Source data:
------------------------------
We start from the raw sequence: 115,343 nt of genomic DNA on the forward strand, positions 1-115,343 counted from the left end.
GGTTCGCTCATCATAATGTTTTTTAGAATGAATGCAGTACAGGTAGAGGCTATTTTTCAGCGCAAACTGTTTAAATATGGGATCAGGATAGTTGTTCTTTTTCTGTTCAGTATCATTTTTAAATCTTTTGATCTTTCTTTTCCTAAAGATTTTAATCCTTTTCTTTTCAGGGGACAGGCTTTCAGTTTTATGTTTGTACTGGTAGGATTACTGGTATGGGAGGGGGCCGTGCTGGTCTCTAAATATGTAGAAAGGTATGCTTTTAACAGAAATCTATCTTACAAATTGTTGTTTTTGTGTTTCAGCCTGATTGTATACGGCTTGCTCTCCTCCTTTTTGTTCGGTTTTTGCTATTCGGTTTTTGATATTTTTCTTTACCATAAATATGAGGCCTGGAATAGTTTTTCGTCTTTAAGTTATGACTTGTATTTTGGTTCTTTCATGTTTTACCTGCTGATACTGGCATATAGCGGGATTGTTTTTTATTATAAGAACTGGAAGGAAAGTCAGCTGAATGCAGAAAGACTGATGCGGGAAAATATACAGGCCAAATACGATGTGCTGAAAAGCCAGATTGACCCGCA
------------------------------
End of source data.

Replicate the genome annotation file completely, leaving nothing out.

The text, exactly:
We start from the raw sequence: 115,343 nt of genomic DNA on the forward strand, positions 1-115,343 counted from the left end.
GGTTCGCTCATCATAATGTTTTTTAGAATGAATGCAGTACAGGTAGAGGCTATTTTTCAGCGCAAACTGTTTAAATATGGGATCAGGATAGTTGTTCTTTTTCTGTTCAGTATCATTTTTAAATCTTTTGATCTTTCTTTTCCTAAAGATTTTAATCCTTTTCTTTTCAGGGGACAGGCTTTCAGTTTTATGTTTGTACTGGTAGGATTACTGGTATGGGAGGGGGCCGTGCTGGTCTCTAAATATGTAGAAAGGTATGCTTTTAACAGAAATCTATCTTACAAATTGTTGTTTTTGTGTTTCAGCCTGATTGTATACGGCTTGCTCTCCTCCTTTTTGTTCGGTTTTTGCTATTCGGTTTTTGATATTTTTCTTTACCATAAATATGAGGCCTGGAATAGTTTTTCGTCTTTAAGTTATGACTTGTATTTTGGTTCTTTCATGTTTTACCTGCTGATACTGGCATATAGCGGGATTGTTTTTTATTATAAGAACTGGAAGGAAAGTCAGCTGAATGCAGAAAGACTGATGCGGGAAAATATACAGGCCAAATACGATGTGCTGAAAAGCCAGATTGACCCGCA